Decisions. Responsibilities. Life is full of both. Should I have that second cup of coffee? Should we limp by with a semi-functioning appliance, or bite the bullet to replace it? Maybe it's time to get out of bed if I'm going to get anything done today. In fact, responsibilities are always with us, and decisions are so much a part of everyday life that, except for the ones that make us pause a moment, we make them almost subconsciously. But have you ever noticed that some people seem better equipped in these areas than others? Not only do they seem to choose wisely the majority of the time, they are, well—decisive! And they can handle responsibility without buckling under the strain.

Were they just born that way?

Maybe. Personality does seem to play a part in the way people make decisions and do their duty. But in another way, like reading, writing, or arithmetic, these things are learned. In math, we start by memorizing the numbers, then we learn that one plus one equals two. Someone taught us that, just like they taught us to read and to shape our letters. As homeschooling parents, we have that privilege with our own kids, and we work hard at it.

But have we been as intentional in teaching our children how to make decisions and carry their own responsibilities? I have to be among the first to confess that I have not exactly been a pace-setter in this realm. After all, it's a whole lot easier to be the hub of the wheel, directing my kids' thoughts, actions, and time, than to systematically, deliberately, and continuously put them in the position of needing to make decisions for themselves and bear their own responsibility for the hundred and one issues they encounter in the course of their day. The temptation is to make all the calls, thereby functioning as a living memo pad to remind them of their duties and point out what they should be doing. (Okay, I admit it: It also makes my job of running the house easier).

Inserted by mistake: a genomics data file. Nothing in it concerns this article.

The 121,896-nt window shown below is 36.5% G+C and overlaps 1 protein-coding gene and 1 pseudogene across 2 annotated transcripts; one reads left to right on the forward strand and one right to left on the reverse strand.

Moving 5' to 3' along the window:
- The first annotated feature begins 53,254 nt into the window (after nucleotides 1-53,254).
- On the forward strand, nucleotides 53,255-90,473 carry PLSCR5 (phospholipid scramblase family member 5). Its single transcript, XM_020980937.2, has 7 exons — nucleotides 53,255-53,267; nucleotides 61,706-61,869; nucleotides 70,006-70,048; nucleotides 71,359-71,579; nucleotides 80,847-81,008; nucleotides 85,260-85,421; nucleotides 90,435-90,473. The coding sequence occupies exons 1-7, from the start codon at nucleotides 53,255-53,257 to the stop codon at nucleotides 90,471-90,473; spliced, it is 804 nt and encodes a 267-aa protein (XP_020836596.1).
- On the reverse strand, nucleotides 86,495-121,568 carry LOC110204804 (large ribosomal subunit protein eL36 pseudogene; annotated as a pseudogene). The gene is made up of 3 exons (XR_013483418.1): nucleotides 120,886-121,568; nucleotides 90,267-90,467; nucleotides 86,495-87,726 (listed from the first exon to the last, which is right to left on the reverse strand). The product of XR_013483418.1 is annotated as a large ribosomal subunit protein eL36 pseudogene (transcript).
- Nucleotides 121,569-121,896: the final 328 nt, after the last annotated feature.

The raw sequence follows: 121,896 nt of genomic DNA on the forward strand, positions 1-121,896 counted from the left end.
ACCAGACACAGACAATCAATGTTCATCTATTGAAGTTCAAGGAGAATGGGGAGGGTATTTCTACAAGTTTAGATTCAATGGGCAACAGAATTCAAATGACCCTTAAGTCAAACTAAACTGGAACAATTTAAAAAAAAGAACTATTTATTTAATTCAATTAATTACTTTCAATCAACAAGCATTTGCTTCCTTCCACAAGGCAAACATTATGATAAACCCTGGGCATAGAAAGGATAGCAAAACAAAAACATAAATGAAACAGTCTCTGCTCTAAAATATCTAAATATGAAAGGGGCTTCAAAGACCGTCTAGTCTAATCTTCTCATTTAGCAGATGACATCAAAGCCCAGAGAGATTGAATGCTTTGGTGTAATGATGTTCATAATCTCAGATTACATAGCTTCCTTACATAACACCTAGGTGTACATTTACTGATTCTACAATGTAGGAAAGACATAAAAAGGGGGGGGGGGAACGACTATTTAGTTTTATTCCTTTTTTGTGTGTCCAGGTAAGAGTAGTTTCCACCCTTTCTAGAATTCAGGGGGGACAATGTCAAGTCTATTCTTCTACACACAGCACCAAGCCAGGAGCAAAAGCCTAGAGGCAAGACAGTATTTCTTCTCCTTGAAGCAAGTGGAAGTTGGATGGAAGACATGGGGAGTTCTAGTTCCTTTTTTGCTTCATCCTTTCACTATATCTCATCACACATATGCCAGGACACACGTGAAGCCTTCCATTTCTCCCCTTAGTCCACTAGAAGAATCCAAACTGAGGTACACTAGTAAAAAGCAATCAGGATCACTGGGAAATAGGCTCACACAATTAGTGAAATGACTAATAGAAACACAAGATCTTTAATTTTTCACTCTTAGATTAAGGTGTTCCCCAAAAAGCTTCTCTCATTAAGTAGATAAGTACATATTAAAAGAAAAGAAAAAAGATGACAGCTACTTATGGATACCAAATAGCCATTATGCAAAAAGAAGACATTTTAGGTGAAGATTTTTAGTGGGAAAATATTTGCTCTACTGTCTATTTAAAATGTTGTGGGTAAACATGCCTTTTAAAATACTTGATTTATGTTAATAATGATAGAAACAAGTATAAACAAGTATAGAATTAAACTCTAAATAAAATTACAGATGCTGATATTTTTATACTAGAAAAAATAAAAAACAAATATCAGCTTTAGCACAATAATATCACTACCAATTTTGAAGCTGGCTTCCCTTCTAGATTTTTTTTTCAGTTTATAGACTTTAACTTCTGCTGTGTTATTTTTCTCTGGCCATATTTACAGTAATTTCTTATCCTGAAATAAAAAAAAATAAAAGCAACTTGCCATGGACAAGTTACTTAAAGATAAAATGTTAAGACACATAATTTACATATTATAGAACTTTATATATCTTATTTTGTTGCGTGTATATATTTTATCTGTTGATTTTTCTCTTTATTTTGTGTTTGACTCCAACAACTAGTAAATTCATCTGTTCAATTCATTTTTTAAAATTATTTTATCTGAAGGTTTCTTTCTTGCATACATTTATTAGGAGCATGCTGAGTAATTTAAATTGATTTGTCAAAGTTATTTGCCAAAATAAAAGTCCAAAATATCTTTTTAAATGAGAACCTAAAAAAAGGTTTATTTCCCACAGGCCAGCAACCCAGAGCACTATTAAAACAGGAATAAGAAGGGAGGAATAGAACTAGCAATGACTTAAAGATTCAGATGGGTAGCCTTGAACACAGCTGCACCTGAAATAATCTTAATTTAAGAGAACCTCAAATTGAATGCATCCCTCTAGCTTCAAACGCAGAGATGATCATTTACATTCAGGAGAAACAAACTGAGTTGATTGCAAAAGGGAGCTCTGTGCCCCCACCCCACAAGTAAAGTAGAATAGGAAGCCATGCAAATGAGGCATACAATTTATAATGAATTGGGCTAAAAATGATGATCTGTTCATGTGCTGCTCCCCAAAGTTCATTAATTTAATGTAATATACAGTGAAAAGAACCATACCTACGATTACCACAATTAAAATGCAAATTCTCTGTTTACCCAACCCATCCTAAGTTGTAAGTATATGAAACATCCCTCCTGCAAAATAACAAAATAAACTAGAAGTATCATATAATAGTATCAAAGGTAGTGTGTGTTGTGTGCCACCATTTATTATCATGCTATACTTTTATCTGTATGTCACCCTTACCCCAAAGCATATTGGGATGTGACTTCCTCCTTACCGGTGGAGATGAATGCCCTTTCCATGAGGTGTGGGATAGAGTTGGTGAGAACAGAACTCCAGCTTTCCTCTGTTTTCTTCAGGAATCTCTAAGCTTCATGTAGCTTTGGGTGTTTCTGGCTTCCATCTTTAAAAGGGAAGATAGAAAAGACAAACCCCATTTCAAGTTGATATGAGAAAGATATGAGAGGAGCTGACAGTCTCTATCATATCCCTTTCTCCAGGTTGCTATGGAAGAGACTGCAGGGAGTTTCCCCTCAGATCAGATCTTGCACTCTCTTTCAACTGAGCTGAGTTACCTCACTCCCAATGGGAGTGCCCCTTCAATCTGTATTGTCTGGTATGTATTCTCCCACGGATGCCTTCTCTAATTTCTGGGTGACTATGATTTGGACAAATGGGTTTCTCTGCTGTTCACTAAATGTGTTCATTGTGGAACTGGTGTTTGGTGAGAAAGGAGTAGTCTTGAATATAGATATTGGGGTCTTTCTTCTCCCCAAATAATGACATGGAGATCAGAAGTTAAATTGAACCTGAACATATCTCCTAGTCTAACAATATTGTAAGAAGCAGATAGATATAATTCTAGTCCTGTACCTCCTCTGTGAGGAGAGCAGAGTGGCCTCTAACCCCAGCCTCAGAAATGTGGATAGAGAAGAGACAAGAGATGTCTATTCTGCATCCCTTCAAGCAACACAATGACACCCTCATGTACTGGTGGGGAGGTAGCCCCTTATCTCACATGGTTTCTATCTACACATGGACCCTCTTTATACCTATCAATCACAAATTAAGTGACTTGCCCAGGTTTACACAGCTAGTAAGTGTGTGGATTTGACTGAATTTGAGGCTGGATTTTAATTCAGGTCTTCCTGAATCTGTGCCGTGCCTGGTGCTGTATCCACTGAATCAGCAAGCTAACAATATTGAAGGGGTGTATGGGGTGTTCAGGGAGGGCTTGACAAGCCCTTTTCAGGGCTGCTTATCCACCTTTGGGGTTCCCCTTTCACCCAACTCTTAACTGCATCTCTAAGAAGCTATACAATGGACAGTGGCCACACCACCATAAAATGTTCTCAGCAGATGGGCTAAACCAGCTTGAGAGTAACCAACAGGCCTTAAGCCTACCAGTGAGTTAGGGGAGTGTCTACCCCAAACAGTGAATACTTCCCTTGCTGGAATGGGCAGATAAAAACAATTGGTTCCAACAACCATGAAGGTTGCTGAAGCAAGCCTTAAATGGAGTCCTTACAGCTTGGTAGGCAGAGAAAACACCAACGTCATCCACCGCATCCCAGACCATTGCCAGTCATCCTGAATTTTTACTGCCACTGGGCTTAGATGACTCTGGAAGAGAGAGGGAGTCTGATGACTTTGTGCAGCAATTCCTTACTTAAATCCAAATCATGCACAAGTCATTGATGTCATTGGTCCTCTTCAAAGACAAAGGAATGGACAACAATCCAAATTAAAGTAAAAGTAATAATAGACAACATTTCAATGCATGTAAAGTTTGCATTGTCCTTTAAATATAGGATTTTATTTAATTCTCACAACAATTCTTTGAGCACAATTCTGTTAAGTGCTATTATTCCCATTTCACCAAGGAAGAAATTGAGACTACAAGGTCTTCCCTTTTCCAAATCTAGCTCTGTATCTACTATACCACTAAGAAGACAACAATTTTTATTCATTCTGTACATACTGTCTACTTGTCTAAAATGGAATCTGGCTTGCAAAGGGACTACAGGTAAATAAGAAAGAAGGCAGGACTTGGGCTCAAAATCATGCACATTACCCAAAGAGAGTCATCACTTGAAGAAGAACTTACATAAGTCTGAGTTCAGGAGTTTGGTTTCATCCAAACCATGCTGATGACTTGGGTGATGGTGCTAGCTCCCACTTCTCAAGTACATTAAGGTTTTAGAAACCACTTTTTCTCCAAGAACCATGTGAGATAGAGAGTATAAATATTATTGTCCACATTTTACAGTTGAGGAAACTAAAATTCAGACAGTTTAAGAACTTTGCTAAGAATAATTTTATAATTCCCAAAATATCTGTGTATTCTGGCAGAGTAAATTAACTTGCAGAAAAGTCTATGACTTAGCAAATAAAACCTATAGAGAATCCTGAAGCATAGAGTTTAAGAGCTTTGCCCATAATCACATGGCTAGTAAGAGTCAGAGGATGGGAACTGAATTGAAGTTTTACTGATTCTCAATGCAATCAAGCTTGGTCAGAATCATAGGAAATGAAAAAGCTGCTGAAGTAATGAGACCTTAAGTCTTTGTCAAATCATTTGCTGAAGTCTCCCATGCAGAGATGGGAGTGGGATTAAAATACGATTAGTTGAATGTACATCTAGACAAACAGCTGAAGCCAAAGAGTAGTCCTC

I suppose there are parents out there who try to ruin their kids' lives—who, with malice aforethought, actually do all they can to make their children miserable. But those would be the exceptions. As a whole, we parents try really hard to raise our children in such a way as to ensure future happiness, if that were possible.

In fact, sometimes as parents—dedicated, sincere, homeschooling parents—we try so hard and are so focused on preventing any mistakes that we can end up making all the important decisions and most unimportant ones as well. Like an earnest two-year-old strangling a kitten while intending only to keep it from falling out of his lap, we're in danger of slowly squeezing the life out of our kids. The motive is good. The results are not.

We love our kids so much, we want to save them from making big mistakes. Choices are fraught with risk, so we rule out those possibilities by making all the decisions ourselves. Instead of teaching them from babyhood how to make wise choices and to take responsibility, we reserve that decision-making power unto ourselves so they won't ruin their lives. We don't involve them in these choices. We tell them which way to go and what things to do, steering them down those paths we feel are right.

In fact, it is much easier if they don't do any independent thinking at all. We take the responsibility for seeing what they need to do and telling them to do it. They just need to learn to obey.

Well, obedience is wonderful. Godly. Essential. But we're not raising dogs here. We're raising potential adults, and we've got to keep that end in view, even when they are just toddling through life. Regulating every move works okay when kids are small. In fact, they need a fair amount of that. Give your two-year-old too many choices—what to eat, what to wear, etc—and you're grooming a little dictator. But the level of parental control appropriate at two and three is oppressive at sixteen and seventeen. Besides that, we run the risk of raising a crop of children who have not learned how to look around and see what needs to be done. They are good at standing politely and waiting to be told, but initiative? Virtually non-existent.